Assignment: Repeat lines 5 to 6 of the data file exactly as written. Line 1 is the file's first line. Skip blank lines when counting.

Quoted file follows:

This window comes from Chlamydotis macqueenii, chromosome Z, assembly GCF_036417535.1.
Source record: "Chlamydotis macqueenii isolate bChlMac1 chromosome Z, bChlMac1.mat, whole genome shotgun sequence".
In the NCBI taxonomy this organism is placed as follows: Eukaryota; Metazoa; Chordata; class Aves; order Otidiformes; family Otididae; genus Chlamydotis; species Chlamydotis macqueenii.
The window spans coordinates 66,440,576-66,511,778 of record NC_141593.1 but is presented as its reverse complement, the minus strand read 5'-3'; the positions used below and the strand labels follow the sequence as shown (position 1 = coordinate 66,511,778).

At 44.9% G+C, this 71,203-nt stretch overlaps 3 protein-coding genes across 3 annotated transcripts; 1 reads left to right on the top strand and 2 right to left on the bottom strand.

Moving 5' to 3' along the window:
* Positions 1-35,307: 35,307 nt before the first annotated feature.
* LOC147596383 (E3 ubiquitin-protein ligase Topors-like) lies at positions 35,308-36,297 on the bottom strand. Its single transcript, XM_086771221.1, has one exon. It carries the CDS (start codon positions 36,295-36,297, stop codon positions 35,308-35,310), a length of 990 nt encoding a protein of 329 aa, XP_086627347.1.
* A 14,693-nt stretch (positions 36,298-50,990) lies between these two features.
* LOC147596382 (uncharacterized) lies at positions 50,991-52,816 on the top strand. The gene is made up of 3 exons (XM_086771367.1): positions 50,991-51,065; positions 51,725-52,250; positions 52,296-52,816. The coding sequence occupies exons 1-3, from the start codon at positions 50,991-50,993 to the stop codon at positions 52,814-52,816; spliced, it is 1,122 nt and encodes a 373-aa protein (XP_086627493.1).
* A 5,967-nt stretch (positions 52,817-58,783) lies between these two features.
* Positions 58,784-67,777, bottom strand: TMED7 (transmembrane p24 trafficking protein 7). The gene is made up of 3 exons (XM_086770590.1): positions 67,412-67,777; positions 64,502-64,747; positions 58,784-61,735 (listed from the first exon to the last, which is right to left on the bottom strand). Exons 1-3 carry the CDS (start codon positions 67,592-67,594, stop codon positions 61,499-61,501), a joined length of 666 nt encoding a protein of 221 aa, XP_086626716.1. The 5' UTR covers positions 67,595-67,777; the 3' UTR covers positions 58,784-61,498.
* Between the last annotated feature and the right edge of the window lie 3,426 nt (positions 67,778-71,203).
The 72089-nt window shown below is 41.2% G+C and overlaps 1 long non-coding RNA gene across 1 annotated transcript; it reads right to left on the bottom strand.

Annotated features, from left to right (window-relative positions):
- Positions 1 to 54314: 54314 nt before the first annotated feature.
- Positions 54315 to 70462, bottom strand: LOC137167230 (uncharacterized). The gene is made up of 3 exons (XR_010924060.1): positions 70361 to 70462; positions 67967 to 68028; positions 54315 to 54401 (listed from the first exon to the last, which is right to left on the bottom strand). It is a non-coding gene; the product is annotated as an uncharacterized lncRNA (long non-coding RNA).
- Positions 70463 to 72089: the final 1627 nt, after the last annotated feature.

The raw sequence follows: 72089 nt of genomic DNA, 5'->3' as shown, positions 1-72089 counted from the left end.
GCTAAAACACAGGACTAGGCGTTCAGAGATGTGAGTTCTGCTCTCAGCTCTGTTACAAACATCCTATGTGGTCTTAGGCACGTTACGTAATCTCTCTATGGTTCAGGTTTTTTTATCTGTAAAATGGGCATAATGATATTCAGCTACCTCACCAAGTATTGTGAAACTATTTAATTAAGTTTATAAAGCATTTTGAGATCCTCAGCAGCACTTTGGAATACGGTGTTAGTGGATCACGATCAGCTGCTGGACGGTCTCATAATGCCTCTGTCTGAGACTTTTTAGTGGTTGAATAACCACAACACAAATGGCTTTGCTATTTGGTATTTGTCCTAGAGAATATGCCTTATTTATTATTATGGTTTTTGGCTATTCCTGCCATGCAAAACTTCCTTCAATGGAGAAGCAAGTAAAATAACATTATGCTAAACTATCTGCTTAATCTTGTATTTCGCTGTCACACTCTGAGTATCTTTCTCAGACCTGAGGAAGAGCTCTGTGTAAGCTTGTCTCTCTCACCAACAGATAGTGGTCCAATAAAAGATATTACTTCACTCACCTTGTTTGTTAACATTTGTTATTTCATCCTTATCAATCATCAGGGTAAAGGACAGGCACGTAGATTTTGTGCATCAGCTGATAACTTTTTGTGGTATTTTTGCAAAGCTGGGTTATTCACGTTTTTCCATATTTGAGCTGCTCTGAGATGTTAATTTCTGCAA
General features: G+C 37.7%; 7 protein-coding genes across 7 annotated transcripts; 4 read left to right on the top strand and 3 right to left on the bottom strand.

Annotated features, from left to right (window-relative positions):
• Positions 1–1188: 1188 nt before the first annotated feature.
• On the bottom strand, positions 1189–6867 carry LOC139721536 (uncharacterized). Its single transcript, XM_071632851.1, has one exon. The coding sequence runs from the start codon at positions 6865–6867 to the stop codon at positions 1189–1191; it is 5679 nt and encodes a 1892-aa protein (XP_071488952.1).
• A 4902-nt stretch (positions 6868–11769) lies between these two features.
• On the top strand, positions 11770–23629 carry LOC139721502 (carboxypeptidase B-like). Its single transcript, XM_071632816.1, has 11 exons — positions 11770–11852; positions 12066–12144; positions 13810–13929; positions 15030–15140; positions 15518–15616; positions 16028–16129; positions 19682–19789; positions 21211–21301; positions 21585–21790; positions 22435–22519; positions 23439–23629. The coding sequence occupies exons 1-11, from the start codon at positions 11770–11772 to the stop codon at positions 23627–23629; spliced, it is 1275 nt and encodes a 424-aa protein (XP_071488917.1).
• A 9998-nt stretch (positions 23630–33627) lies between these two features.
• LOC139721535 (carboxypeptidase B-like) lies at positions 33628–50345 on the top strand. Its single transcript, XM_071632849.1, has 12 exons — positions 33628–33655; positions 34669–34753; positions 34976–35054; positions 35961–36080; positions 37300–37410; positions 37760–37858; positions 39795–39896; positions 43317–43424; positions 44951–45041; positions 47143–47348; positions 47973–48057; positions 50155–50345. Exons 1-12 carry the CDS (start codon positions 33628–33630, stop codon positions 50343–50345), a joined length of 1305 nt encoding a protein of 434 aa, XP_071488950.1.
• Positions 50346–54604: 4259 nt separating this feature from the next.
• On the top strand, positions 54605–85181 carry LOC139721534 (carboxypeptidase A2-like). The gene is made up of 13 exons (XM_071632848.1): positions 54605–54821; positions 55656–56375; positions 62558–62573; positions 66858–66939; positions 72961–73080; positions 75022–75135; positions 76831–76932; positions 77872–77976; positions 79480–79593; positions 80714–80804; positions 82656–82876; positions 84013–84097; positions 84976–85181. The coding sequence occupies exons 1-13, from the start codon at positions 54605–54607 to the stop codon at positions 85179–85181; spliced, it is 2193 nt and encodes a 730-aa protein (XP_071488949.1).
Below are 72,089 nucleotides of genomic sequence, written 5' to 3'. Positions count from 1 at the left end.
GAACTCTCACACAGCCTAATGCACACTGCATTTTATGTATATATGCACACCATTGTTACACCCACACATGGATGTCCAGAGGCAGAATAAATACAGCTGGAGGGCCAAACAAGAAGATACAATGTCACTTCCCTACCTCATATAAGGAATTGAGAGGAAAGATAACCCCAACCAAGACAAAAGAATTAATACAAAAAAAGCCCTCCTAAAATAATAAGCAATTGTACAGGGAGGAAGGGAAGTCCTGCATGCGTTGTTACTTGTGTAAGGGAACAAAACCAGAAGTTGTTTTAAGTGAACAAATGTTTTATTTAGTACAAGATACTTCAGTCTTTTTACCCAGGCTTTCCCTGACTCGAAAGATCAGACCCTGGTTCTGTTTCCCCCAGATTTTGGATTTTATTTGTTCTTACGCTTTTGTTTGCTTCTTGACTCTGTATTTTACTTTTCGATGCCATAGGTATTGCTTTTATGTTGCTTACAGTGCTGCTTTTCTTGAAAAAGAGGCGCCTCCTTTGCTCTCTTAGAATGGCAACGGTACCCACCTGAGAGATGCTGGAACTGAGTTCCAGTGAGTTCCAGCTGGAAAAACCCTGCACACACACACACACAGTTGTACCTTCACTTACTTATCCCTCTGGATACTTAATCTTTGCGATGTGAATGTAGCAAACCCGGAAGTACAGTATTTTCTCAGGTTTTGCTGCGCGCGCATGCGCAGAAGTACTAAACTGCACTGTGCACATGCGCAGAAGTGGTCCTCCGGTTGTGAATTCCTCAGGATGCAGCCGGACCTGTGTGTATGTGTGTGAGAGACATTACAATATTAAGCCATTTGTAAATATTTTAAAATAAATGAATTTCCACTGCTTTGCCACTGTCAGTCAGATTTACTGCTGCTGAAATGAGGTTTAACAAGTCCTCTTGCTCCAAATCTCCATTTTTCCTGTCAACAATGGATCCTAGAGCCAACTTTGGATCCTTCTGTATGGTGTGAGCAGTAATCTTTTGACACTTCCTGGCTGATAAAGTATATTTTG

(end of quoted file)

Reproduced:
At 44.9% G+C, this 71,203-nt stretch overlaps 3 protein-coding genes across 3 annotated transcripts; 1 reads left to right on the top strand and 2 right to left on the bottom strand.

Moving 5' to 3' along the window: